My husband came up with a genius idea for getting it out of the trunk of our SUV: he wedged a ladder lengthwise between the trunk and a sturdy rolling cart, which one of us held in place. He and my son wrestled the agave onto the ladder and slid it carefully down to the cart. Then my daughter steadied the agave while I rolled the cart into the backyard. Did Moby2 draw blood? Yes, all four of us were bleeding afterward — just a little! But it was worth it.

At least I think so.


While we’re talking new plants, let’s check in on my baby ‘Bloodspot’ mangaves, shall we? I’m growing these from scratch — or rather, harvested from a bloom spike on a mature ‘Bloodspot’ mangave that died after blooming last fall. Here were the mangave pups in November, freshly potted up.


And here they are today. Look how much they’ve grown! I’m liking this business of potting up baby plants, which I never used to bother with. I can’t wait until these get big enough to set out in the garden.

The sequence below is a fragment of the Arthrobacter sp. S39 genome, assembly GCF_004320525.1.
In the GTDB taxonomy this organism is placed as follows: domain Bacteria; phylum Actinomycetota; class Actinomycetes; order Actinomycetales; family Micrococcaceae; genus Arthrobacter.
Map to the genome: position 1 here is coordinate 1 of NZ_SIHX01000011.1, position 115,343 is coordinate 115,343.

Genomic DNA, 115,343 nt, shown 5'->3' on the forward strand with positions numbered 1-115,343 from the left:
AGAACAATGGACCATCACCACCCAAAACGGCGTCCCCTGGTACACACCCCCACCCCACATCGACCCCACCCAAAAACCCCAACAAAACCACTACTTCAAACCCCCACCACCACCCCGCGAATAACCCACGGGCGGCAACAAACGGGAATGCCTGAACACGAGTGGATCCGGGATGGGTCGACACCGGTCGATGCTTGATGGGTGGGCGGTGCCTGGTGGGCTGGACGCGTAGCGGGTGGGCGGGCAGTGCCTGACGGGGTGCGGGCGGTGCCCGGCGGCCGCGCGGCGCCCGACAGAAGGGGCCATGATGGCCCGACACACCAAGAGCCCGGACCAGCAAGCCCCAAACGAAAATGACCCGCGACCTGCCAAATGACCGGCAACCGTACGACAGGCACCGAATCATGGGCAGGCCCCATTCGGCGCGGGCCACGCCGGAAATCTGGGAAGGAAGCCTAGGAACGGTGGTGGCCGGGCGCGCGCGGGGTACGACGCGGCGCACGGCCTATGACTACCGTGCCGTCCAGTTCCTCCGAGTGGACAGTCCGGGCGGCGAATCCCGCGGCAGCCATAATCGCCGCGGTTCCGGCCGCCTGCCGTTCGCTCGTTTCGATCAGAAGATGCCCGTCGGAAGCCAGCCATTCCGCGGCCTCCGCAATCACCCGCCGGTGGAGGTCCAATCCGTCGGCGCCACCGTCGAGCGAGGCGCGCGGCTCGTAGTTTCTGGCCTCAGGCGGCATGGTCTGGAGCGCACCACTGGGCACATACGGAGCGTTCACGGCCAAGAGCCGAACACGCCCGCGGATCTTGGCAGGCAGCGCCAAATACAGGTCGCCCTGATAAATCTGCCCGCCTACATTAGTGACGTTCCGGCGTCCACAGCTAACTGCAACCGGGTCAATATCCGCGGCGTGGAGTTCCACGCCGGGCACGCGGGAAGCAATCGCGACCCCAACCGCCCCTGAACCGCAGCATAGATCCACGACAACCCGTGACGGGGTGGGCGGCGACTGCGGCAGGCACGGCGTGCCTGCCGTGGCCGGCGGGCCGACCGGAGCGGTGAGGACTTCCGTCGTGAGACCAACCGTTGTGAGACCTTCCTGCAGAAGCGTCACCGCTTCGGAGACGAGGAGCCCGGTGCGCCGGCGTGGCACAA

How about you? Are you doing any gardening yet, preparing for spring, or still enjoying winter downtime?

I welcome your comments; please scroll to the end of this post to leave one. If you’re reading this in a subscription email, click here to visit Digging and find the comment box at the end of each post.
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Digging Deeper: News and Upcoming Events

2/25/17: Come to my talk at the Wildflower Center. I’ll be speaking at the day-long Native Plant Society of Texas Spring Symposium at the Lady Bird Johnson Wildflower Center in Austin. My talk is called “Local Heroes: Designing with Native Plants for Water-Saving Gardens,” and it’s about creating water-wise home gardens that don’t sacrifice beauty. The symposium is open to the public. Click here for registration. I’ll be offering signed copies of my books, The Water-Saving Garden and Lawn Gone!, after my talk ($20 each; tax is included). I hope to see you there!

Get on the mailing list for Garden Spark Talks. Inspired by the idea of house concerts — performances in private homes, which support musicians and give a small audience an up-close and personal musical experience — I’m hosting a series of garden talks by design speakers out of my home. The upcoming talk with James deGrey David has sold out, but join the Garden Spark email list for speaker announcements delivered to your inbox; simply click this link and ask to be added. Subscribers get advance notification when tickets go on sale for these limited-attendance events.